A patent opposition can be a complex and time critical issue, whether you are commencing the opposition, or your patent application is being opposed. It’s crucial to fully understand the process by which an opposition occurs in the relevant jurisdiction.
In Australian patent oppositions, the procedure, timeline and timeframe of each step must be strictly followed.
The key steps for an opposition are:
1. Filing a Notice of Opposition (Opponent files);
2. Filing a Statement of Grounds and Particulars (Opponent files);
3. Filing Evidence in Support (Opponent files);
4. Filing Evidence in Answer (Applicant files);
5. Filing Evidence in Reply (Opponent files);
6. Submissions (both the Opponent and Applicant); and
7. The Hearing.
The Evidence in Answer and Evidence in Reply stages should be restricted to evidence in relation to rebutting the Evidence in Support and Evidence in Answer, respectively. The Evidence in Reply and Evidence in Answer should be confined to rebutting previous evidence to avoid drawn-out oppositions.
In a recent decision (Zoetis Services LLC v Boehringer Ingelheim Vetmedica GmbH  APO 72), the importance of adhering to the procedural steps was highlighted. In this case, when filing Evidence in Support, the Opponent provided evidence from a veterinarian stating that they had performed the claimed invention before the priority date. However, the Opponent and veterinarian provided no evidence to support this assertion. The Applicant filed Evidence in Answer which noted the lack of supporting evidence.
The Opponent subsequently filed Evidence in Reply to address the lack of evidence in the Evidence in Support. The evidence supplied by the Opponent in the Evidence in Reply contained a Declaration from a second veterinarian who alleged that they had performed the claimed invention before the priority date. The evidence included medical records with reports and discharge instructions to support this position.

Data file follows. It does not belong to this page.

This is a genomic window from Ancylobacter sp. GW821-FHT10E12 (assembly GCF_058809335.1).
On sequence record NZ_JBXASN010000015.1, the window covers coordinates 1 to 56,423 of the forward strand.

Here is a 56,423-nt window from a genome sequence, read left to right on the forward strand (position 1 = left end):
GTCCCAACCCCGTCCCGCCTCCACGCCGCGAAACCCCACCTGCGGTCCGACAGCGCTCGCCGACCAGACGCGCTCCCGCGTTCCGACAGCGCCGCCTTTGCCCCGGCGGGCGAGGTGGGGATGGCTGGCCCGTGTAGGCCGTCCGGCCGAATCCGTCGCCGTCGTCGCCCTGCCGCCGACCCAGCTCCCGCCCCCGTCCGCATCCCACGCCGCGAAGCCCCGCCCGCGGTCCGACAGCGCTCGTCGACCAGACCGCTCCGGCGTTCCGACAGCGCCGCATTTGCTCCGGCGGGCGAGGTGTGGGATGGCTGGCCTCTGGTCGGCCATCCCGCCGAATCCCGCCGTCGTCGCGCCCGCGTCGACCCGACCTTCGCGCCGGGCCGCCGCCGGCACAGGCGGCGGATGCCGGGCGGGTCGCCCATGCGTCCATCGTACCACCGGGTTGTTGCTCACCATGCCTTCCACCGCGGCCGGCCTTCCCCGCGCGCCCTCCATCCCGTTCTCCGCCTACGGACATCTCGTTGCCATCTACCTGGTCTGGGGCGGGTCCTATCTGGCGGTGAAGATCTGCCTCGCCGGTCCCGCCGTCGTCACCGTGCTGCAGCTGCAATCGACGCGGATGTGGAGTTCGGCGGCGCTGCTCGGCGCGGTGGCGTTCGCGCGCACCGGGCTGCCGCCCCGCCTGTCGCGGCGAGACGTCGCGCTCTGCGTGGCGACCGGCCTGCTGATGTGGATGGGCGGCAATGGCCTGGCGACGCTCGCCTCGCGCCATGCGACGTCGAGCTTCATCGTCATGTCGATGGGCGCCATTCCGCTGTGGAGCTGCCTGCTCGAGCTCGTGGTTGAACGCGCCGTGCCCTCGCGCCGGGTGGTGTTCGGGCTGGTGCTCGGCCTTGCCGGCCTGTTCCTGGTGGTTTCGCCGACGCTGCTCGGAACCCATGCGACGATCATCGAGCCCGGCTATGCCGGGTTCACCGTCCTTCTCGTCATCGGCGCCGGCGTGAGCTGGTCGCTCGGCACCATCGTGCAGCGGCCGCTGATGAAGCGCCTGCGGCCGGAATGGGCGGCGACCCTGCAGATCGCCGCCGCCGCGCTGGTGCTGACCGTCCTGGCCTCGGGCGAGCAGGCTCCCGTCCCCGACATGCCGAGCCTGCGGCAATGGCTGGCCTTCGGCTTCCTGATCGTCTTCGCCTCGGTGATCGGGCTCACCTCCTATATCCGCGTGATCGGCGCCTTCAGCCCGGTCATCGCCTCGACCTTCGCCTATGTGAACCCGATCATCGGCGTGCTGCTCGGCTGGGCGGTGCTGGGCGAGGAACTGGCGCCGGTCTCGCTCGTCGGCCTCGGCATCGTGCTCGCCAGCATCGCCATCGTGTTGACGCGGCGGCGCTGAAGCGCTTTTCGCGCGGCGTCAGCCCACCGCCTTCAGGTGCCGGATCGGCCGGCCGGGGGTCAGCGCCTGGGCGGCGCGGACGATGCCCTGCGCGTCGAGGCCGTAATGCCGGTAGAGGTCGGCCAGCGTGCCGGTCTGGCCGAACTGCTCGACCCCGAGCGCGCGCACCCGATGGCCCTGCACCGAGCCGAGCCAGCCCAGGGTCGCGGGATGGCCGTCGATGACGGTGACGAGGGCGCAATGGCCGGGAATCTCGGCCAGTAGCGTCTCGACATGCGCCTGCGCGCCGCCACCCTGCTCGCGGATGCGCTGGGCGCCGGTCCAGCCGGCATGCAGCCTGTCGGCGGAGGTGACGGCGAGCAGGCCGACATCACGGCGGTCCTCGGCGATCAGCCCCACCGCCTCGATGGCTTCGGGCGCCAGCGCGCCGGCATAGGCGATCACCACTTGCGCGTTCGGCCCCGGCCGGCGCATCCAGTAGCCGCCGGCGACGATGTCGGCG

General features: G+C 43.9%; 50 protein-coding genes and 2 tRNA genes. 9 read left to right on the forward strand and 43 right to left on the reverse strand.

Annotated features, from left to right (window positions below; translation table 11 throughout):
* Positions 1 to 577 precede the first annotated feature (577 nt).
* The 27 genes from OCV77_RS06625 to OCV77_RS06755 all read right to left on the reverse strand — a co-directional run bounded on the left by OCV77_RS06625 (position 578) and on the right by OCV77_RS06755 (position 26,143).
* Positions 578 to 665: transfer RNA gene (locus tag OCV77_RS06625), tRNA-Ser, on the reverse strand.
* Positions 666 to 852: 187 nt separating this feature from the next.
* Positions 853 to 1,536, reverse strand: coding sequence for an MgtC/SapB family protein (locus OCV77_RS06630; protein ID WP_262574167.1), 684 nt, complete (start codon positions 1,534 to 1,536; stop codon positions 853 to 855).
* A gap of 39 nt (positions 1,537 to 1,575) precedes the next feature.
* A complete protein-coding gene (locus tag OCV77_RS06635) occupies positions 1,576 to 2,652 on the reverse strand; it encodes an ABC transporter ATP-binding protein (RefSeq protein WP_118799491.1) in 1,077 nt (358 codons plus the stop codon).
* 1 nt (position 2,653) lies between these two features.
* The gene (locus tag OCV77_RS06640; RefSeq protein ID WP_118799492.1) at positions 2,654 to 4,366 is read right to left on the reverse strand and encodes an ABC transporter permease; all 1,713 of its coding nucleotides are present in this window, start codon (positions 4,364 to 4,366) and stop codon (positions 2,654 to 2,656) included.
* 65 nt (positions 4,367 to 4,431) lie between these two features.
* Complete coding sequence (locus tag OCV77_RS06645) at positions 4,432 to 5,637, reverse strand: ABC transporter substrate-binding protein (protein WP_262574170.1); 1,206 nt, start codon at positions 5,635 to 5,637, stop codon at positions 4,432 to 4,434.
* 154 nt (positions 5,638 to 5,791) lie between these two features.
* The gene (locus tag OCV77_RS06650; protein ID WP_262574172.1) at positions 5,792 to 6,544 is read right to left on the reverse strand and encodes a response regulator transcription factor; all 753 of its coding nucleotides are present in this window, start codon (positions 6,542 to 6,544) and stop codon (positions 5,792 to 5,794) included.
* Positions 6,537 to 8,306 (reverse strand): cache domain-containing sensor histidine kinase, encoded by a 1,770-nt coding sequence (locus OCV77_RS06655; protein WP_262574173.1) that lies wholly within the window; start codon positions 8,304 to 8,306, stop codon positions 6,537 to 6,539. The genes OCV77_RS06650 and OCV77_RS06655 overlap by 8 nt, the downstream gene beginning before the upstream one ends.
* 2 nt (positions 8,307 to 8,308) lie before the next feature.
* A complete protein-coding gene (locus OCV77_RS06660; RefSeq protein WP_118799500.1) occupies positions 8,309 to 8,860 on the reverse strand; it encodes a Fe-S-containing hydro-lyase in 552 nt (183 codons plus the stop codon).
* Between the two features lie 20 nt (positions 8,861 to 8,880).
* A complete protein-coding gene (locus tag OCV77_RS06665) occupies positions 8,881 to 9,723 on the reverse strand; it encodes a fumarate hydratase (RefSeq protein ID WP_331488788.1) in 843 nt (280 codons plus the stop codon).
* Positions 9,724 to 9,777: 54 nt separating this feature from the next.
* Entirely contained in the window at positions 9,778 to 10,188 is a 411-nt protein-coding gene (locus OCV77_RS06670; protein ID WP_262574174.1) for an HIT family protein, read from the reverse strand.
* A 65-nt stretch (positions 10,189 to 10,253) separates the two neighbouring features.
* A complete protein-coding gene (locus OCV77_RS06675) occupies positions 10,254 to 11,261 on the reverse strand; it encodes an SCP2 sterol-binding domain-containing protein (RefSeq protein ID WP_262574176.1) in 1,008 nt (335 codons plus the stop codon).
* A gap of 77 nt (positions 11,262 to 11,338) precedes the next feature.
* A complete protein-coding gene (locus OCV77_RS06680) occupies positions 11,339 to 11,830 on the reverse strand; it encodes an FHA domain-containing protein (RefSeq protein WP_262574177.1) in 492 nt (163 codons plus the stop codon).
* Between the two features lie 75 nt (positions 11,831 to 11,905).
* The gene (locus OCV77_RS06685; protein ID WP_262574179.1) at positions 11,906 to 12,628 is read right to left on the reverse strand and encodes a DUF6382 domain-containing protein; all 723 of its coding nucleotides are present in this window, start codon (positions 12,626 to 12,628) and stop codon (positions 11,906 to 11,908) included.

The Applicant contested the admissibility of the Evidence in Reply on the basis that it was not strictly in reply to the Evidence in Answer. The Applicant contended that the evidence from the second veterinarian should not be considered on this basis. Ultimately, the Delegate found that the evidence from the second veterinarian was not properly made in reply to the Evidence in Answer and should have been presented in the Evidence in Support.
However, under Regulation 5.23 of the Patent Regulations 1991, the Delegate may consult a document that they consider it to be relevant to the opposition. Ultimately, the Delegate used their discretion in allowing the evidence from the second veterinarian as it had ‘substantial probative value’ to the opposition. It should be noted that the Applicant was provided with an opportunity to respond to the evidence of the second veterinarian.
Another strategy (depending on the other evidence tendered) that the Applicant could have taken is to simply not respond to the perceived deficient Evidence in Support. By not responding to the Evidence in Support, the Opponent is not provided with an opportunity to rectify the deficiency (like in the present case). However, care should be taken before opting for this strategy.
If you have any questions in relation to the above article, please do not hesitate to get in contact with us. We will be pleased to provide strategies for patent oppositions, patent protection and/or discuss any aspects of this article further.